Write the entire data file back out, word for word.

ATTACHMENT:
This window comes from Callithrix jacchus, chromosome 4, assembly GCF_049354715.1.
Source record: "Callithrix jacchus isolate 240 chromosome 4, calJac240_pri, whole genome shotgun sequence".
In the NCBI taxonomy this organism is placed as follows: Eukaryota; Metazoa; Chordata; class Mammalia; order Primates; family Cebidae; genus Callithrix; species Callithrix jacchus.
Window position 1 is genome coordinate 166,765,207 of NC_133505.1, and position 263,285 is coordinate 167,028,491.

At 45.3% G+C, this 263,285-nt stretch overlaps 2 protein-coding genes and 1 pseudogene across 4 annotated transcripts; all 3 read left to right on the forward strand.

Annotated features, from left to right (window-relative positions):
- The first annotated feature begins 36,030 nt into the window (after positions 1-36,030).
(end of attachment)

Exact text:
This window comes from Callithrix jacchus, chromosome 4, assembly GCF_049354715.1.
Source record: "Callithrix jacchus isolate 240 chromosome 4, calJac240_pri, whole genome shotgun sequence".
In the NCBI taxonomy this organism is placed as follows: Eukaryota; Metazoa; Chordata; class Mammalia; order Primates; family Cebidae; genus Callithrix; species Callithrix jacchus.
Window position 1 is genome coordinate 166,765,207 of NC_133505.1, and position 263,285 is coordinate 167,028,491.

At 45.3% G+C, this 263,285-nt stretch overlaps 2 protein-coding genes and 1 pseudogene across 4 annotated transcripts; all 3 read left to right on the forward strand.

Annotated features, from left to right (window-relative positions):
- The first annotated feature begins 36,030 nt into the window (after positions 1-36,030).